By Mai Shams El-Din
CAIRO: Lawmaker Essam Sultan said Sunday he presented a political exclusion draft law, barring officials of the former regime from practicing politics, as former intelligence chief Omar Suleiman registered his candidacy for the presidential race.
The final list of candidates will be announced on April 26, leaving almost no time for parliament to discuss and issue the proposed law.
“This law can be passed in one day if parliament wants to — laws during [Hosni] Mubarak’s era were passed in one day to exclude opposition,” Sultan told Daily News Egypt on Sunday.
Ahmed Shafiq, former prime minister appointed by the ousted Mubarak during the Jan. 25 uprising, is also running for president, which triggered the ire of Egypt’s political and revolutionary sphere.
The draft law presented by Sultan builds on the Treachery Act passed by late president Gamal Abdel Nasser to politically exclude symbols of late King Farouk’s regime, who fled the country after a military coup in 1952.
Article 1 of the law states that it will be imposed on public officials, ministers, civil servants, parliamentarians and members of local councils who committed or took part in any act likely to corrupt political life and threaten the country’s interests.
Among other criminalized acts is the misuse of power to acquire a public position for oneself or for others.
Sultan’s law adds an article stipulating that any official who held a high-ranking political or consultancy position within the five years before Mubarak stepped down should be politically excluded.
The lawmaker representing Al-Wasat Party demanded in his draft law that the application of any official that fits into these categories for any top post should be revoked even if the law is passed after the application is submitted.
“If the law is passed before April 26, then it is legal to implement it and prevent Suleiman and others from running for presidency,” Sultan said.
“It is [the duty of parliament] before God, the people and history,” Sultan added.
Critics, however, argue that laws cannot be implemented retroactively.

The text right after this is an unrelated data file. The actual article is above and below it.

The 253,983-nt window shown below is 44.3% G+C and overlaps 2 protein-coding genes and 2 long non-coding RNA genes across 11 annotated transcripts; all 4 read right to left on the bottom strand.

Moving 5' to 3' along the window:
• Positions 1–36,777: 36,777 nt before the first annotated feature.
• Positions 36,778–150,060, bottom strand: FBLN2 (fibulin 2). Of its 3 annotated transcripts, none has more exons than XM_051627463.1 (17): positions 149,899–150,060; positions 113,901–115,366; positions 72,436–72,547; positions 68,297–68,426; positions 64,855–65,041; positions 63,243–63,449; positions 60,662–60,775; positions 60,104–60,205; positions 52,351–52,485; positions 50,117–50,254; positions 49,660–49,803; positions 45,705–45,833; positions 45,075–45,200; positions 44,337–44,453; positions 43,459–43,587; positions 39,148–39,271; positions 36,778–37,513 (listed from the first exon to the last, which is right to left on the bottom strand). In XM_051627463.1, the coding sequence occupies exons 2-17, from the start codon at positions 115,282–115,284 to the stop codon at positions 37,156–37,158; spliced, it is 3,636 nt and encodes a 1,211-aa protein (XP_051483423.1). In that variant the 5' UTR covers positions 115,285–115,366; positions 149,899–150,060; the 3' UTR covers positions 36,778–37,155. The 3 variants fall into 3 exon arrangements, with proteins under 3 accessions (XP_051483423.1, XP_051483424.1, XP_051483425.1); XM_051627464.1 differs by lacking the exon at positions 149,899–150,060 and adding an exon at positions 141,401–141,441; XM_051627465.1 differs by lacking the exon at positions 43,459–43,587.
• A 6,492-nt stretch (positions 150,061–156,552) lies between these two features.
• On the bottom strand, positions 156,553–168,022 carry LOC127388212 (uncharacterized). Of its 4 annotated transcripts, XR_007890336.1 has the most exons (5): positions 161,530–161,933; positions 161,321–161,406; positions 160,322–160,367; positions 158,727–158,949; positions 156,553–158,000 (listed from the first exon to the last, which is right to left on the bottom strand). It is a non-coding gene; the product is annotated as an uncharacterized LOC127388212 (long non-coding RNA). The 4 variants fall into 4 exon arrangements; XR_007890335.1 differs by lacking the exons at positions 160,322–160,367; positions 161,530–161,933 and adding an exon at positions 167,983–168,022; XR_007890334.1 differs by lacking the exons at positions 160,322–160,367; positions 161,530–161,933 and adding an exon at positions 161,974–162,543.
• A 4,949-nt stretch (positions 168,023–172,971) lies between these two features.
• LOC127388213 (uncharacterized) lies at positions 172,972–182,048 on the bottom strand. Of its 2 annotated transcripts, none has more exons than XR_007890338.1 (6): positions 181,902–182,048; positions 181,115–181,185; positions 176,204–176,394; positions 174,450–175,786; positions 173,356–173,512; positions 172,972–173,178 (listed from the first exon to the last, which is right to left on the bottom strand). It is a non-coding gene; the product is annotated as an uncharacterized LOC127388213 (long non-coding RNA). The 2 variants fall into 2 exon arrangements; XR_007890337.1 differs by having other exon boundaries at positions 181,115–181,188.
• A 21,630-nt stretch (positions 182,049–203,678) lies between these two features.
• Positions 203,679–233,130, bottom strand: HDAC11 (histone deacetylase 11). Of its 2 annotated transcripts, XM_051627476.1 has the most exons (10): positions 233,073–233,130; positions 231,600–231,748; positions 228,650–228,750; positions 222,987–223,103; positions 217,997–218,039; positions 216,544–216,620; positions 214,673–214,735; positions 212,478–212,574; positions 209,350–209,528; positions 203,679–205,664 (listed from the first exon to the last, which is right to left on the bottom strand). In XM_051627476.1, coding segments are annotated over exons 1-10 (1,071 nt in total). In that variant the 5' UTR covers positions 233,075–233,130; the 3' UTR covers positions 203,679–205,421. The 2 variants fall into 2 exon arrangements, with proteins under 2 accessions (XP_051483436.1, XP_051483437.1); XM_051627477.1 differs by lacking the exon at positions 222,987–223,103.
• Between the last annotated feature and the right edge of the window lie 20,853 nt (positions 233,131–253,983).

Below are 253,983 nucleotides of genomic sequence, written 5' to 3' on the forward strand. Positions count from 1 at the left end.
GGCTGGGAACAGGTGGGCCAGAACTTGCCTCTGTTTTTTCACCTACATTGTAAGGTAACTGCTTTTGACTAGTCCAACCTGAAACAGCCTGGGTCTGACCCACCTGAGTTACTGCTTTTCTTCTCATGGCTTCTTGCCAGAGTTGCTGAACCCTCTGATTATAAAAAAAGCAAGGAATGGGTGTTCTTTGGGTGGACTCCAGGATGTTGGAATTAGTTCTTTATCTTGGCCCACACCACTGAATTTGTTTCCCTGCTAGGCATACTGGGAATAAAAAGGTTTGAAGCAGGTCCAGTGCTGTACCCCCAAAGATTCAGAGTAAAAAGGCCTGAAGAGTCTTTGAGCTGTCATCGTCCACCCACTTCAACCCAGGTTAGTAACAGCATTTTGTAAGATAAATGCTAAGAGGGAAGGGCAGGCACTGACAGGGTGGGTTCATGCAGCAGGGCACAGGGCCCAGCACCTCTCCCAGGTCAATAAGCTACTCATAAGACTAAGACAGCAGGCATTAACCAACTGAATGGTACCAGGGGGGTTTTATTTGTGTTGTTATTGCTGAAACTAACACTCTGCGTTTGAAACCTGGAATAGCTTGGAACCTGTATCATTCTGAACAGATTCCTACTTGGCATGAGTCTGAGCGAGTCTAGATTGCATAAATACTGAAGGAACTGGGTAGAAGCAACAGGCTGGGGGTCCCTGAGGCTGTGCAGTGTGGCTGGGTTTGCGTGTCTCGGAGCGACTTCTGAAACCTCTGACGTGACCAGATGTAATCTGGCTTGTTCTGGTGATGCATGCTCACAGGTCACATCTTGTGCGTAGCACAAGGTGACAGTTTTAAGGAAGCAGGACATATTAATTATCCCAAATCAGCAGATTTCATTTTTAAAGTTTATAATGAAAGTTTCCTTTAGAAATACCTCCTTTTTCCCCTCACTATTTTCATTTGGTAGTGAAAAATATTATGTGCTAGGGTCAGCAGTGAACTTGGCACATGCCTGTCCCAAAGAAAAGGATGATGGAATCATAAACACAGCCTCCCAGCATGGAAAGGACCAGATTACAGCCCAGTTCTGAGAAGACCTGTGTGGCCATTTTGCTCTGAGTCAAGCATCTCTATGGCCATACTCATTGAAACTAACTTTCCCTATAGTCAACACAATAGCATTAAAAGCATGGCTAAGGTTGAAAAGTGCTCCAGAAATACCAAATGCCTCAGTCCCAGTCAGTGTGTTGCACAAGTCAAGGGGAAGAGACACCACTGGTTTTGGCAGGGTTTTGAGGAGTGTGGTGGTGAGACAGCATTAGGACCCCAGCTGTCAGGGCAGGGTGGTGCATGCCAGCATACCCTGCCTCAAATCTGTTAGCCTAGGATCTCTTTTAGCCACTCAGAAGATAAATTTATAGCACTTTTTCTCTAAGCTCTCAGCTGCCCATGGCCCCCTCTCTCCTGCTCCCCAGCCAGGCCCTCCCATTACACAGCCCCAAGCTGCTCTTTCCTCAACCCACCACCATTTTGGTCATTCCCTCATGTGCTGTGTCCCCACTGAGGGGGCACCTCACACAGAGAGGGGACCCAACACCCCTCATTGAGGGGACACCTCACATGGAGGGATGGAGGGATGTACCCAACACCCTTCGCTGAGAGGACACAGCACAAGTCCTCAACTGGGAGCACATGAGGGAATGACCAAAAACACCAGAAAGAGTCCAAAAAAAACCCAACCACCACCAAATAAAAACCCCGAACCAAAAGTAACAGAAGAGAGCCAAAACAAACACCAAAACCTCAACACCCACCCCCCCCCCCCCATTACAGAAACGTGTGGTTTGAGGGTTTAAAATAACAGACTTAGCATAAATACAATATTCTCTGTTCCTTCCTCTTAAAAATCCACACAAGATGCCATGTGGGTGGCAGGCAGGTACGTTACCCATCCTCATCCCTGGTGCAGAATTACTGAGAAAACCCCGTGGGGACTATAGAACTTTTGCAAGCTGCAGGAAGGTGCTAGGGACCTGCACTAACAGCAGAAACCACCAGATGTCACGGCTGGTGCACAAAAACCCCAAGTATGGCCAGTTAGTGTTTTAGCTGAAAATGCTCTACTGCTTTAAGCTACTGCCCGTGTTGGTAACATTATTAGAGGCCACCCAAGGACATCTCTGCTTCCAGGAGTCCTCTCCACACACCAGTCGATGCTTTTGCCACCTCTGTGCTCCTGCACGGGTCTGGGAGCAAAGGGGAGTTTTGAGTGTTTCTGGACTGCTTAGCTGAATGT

Professor of constitutional law at Cairo University, Raafat Fouda said that three problems stand in the way of passing and implementing this law.
“Laws can only be implemented retroactively when the constitution stipulates so. According to the current constitutional declaration issued in March 2011, laws cannot be issued retroactively,” Fouda said.
The second stumbling bloc, Fouda believes, is the time limit.
“It is almost impossible for parliament to pass such a law before April 26, especially since thousands of draft laws are being discussed … and none of them was passed since parliament’s first session in late January,” he said.
According to the constitutional declaration, Fouda said, after a law is passed by parliament, it should be referred to Cabinet.
“Cabinet then refers it to the president [which is the ruling military junta] to be approved and published in the official newspaper,” Fouda explained.
“I do not believe that the ruling military council will approve it easily — this is a dangerous and highly politicized legislation,” he added.
Cabinet prepared the political exclusion law several times since the ouster of Mubarak but the Supreme Council of the Armed Forces (SCAF) was reluctant to pass it.
SCAF then promised to pass it during clashes between protesters and police forces in Mohamed Mahmoud Street last November to calm down the protesters, but it was never applied.